Premature babies are to be routinely offered a “life-changing” treatment to prevent blindness on the NHS for the first time, the head of the health service has announced today.
The drug, ranibizumab, could save the eyesight of babies born with a condition known as retinopathy of prematurity (ROP), which affects blood vessels in the retina, creating damaging scar tissue and causing blindness.
Currently, laser treatment is the standard of care – however, some premature babies are too unwell and fragile to receive laser treatment, which also carries a risk of leaving scarring on the retina and permanently damaging vision.
The new routine option – announced by NHS chief executive Amanda Pritchard ahead of the 75th anniversary of the health service tomorrow (Wed 5 July) – is to be made available across England as an alternative to laser treatment for some forms of ROP, following the publication of new national NHS guidance.
The drug is administered into the eye using a precise injection system that does not cause any scarring, which is particularly important in babies with ROP in the central, most sensitive part of their vision.
Ranibizumab is an off-patent drug already routinely used in adults with wet age-related macular degeneration, that has been found to be effective compared with laser treatment in children. The drug temporarily stops the action of a growth protein called Vascular Endothelial Growth Factor (VEGF), which reduces or reverses the growth of the abnormal blood vessels.
As ROP is preventable, all preterm or low birth weight babies are screened for it on the NHS. If severe ROP is diagnosed, treatment with ranibizumab could begin within two or three days. Up to one in three (31%) of babies will need a second treatment within four months of the first treatment taking place, and they will have regular follow up in the first six months followed by annual follow up to age five.
Millie Swan, from Surrey, was born prematurely at 23 weeks. She spent five months at St Peter’s Hospital under close monitoring to deal with various medical issues, including regular monitoring of her eyes.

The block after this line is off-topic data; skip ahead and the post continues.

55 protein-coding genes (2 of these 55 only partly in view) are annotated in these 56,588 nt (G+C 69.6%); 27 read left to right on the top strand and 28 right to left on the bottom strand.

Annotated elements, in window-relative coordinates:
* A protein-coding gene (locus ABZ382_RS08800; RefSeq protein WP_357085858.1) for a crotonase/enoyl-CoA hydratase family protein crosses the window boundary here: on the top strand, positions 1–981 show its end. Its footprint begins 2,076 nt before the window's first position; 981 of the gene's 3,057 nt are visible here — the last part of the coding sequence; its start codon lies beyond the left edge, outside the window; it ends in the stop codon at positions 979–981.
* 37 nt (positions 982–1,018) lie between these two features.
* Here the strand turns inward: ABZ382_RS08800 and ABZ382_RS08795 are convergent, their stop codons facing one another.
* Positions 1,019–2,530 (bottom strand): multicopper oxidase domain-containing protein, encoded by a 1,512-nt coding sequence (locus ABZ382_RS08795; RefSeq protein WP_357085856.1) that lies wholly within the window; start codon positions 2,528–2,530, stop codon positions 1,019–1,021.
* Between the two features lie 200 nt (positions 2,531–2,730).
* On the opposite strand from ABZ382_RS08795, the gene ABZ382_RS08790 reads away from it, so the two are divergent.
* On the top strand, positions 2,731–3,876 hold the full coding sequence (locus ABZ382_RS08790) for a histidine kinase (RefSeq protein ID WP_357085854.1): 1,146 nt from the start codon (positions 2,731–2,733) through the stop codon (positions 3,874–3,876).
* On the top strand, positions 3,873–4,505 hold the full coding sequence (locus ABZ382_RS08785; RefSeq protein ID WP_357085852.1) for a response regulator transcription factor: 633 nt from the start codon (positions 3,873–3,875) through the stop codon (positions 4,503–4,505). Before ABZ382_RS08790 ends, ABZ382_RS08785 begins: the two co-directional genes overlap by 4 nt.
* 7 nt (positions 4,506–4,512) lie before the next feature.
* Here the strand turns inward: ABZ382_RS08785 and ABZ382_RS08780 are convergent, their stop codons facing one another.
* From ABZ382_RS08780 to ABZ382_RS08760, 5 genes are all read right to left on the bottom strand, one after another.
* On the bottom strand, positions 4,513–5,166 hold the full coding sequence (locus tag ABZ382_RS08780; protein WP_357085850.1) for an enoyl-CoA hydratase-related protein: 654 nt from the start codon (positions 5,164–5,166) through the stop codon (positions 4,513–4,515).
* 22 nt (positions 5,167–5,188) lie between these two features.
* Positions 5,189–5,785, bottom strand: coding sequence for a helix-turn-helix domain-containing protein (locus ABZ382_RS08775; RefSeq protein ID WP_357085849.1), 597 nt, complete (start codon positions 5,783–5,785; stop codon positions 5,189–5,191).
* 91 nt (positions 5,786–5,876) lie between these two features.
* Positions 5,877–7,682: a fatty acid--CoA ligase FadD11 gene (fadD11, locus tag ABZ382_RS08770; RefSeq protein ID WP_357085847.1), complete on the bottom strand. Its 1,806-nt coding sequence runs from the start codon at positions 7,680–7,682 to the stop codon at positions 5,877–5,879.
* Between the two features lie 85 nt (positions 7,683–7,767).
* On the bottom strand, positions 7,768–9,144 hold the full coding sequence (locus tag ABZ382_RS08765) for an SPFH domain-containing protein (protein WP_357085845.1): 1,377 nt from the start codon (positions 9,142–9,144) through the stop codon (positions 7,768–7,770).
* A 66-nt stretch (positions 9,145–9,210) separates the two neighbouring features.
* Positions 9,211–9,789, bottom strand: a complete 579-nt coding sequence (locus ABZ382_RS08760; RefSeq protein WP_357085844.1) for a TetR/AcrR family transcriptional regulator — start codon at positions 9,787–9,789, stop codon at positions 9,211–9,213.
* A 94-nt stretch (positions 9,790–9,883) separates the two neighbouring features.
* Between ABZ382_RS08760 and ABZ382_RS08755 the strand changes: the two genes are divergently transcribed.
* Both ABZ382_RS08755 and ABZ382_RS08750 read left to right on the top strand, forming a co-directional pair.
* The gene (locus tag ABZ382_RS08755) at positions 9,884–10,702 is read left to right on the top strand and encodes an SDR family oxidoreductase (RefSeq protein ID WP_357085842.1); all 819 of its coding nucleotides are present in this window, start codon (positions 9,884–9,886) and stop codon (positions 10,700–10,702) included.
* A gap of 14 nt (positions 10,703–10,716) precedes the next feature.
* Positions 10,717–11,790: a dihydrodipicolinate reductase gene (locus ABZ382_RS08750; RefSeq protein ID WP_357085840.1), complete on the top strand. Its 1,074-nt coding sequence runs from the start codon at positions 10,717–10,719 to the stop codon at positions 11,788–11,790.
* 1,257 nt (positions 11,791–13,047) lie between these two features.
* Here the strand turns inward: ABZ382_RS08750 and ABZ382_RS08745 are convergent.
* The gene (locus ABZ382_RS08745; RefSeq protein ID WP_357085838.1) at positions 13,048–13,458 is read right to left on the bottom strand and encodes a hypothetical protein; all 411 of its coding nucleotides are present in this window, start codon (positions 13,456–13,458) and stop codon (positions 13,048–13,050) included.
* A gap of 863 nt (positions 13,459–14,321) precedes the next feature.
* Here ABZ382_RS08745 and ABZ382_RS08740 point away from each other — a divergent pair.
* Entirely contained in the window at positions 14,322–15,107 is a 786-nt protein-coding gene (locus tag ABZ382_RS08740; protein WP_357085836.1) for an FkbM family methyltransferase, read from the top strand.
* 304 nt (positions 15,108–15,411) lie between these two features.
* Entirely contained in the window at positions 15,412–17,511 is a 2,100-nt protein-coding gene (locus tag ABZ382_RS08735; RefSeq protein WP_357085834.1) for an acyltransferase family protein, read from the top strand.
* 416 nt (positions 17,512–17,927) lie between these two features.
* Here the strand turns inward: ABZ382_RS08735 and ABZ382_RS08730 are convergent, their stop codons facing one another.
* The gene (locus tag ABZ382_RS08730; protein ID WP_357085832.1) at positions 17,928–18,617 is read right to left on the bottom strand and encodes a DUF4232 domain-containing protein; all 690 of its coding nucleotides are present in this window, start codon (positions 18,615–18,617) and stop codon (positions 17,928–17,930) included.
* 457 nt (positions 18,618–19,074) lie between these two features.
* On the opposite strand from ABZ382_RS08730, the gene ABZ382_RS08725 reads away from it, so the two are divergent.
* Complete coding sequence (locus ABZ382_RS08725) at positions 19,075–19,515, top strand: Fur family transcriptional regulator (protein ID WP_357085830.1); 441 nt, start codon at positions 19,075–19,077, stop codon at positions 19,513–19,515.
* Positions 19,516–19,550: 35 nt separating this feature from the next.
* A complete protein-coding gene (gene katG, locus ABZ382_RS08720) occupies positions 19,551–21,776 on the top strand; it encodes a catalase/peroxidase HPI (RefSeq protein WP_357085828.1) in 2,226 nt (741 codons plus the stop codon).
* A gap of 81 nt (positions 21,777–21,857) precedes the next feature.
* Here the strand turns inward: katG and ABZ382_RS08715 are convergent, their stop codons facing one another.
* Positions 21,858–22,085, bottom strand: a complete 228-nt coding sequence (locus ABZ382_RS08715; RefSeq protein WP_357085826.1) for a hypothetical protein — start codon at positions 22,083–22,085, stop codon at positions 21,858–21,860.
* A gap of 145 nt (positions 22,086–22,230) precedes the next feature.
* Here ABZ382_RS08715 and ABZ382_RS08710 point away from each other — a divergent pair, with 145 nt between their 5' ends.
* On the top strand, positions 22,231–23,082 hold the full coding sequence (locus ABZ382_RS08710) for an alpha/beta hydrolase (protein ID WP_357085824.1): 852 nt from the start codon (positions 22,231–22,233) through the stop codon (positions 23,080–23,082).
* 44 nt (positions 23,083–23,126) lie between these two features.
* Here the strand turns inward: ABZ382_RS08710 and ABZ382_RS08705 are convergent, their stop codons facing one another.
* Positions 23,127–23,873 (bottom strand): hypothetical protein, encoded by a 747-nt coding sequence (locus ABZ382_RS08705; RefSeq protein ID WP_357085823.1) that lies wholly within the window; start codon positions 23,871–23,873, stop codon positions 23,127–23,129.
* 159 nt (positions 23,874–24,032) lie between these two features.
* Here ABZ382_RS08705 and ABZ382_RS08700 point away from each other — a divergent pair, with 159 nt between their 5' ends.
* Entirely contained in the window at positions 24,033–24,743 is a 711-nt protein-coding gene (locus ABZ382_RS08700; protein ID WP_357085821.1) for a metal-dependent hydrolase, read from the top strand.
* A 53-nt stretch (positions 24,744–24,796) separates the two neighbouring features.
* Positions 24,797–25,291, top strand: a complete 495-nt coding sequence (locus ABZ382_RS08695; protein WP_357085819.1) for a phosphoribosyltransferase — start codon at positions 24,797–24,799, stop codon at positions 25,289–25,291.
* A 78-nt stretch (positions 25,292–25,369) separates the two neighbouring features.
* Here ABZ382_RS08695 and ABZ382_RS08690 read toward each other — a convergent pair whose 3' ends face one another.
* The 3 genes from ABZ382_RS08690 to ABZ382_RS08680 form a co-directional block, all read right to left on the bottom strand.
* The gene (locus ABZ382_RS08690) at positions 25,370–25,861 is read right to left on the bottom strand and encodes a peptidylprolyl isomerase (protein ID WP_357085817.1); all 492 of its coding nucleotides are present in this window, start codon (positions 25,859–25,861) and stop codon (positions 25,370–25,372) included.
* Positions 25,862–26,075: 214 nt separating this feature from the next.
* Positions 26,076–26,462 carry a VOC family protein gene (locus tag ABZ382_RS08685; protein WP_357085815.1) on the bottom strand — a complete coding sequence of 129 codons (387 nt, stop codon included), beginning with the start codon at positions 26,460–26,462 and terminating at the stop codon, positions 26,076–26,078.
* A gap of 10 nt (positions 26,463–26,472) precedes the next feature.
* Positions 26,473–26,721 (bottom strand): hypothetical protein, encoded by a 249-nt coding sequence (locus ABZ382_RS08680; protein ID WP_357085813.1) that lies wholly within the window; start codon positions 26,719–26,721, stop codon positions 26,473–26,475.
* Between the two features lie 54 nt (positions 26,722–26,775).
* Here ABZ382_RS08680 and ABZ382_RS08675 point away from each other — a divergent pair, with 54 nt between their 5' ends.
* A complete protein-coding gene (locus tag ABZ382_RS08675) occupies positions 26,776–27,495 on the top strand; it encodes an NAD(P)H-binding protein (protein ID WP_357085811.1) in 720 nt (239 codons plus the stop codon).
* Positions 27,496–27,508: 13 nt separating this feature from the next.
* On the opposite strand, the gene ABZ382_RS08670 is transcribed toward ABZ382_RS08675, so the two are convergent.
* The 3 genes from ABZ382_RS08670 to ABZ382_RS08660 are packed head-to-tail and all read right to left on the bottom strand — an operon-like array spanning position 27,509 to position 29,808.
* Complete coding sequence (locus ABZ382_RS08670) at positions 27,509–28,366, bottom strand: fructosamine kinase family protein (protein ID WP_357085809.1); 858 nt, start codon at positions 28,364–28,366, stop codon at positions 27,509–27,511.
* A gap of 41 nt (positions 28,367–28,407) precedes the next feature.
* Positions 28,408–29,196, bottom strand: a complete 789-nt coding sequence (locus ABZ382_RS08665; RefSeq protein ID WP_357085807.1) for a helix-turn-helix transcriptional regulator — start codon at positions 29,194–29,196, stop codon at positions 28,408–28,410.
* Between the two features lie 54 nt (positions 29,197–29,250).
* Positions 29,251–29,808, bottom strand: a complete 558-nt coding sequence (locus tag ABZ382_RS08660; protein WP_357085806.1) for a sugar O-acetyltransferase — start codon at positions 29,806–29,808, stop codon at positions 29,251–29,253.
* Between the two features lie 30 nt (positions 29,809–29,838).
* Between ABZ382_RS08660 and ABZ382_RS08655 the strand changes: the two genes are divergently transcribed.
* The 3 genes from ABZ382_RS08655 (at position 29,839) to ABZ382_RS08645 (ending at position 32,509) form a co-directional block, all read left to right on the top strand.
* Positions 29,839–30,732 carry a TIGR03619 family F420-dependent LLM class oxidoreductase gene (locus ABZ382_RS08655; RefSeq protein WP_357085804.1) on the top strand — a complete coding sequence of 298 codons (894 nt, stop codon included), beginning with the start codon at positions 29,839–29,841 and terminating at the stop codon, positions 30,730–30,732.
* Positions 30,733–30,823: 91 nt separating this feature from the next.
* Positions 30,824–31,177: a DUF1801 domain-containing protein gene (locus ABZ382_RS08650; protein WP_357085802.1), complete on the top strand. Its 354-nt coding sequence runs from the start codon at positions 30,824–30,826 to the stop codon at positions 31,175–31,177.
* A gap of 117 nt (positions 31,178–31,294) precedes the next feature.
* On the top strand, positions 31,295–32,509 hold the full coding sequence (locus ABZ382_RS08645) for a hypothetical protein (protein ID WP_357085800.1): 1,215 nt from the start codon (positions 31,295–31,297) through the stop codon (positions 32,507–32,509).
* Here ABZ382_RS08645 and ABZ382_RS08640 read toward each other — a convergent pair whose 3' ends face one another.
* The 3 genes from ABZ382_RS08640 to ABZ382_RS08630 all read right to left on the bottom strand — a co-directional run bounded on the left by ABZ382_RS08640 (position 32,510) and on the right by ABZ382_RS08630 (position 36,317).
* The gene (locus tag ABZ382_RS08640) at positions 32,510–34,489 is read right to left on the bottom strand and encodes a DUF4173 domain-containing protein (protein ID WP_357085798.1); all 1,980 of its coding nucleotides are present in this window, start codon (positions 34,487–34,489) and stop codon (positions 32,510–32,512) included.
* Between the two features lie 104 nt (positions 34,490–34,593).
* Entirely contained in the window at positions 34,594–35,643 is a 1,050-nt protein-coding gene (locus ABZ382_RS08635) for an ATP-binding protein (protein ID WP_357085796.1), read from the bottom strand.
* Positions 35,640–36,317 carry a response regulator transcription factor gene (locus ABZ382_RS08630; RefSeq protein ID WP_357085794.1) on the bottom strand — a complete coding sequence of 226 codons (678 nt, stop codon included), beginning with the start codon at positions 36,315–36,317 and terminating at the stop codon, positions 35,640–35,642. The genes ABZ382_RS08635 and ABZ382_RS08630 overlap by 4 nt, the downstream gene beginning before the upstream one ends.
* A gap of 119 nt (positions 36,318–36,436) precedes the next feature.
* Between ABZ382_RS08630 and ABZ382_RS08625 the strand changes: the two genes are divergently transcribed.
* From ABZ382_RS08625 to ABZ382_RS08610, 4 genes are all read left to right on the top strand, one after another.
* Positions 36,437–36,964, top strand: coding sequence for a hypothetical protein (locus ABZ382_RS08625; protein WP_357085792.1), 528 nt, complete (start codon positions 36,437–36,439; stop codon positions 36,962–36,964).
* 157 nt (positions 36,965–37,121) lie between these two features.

Due to the extra oxygen she was given to support her lungs, she developed retinopathy of prematurity, and when she was three months old the condition became so severe in her left eye that she needed urgent treatment to save her sight.
Millie’s mum Natalie said: “She was meant to have laser treatment, which is the usual way to treat this condition, but when they gave her the sedative to prepare her for the procedure she didn’t tolerate it at all, so they couldn’t start the procedure.
“At this point we thought she would end up blind in her left eye, but we were lucky enough to get offered this new treatment, which was an injection into the eye.
“I stayed with her for the procedure. Millie needed to have her eye clamped open but I was used to seeing that happen for her assessments. And the treatment was finished in a couple of minutes. That was much quicker than the laser surgery would have been. After the procedure, Millie spent a couple of days recovering.
“Millie will be three years old in July and her eyesight is now normal and she enjoys looking at the pictures in her books and aeroplanes in the sky.”
She goes back to the hospital for a check-up once a year and at the last appointment, clinicians told the family Millie doesn’t need glasses currently.
Natalie said: “We feel so lucky that she got to have this procedure and avoided almost certain blindness in that eye, and now other families will be able to benefit from it too.”
Announcing the national roll-out of the treatment ahead of the NHS’s 75th anniversary tomorrow, NHS chief executive Amanda Pritchard said: “The impacts of vision loss can be absolutely devastating, particularly for children and young people, so it’s fantastic that this treatment will now give families across the country another life-changing option to help save their child’s precious sight.
“The national roll-out of this lifeline treatment for babies who are too poorly to undergo laser therapy is a vital step forward in preventing avoidable vision loss, and as we prepare to mark our 75th anniversary this is another example of how the NHS continues to ensure that the latest and most effective treatments are available for everyone who needs them.”
Health Minister Neil O’Brien said: “No baby should have to suffer avoidable sight loss, and parents should be confident that conditions like this in their children can be both detected and prevented at the earliest opportunity.
“That’s why this potentially life-changing treatment is being rolled out – to improve the futures and outcomes of babies and their families nationwide.
“We are committed to eliminating avoidable blindness and have appointed a National Clinical Director for eye care who will help us make sure patients receive the care they need, and we continue to invest in and train our ophthalmology workforce.”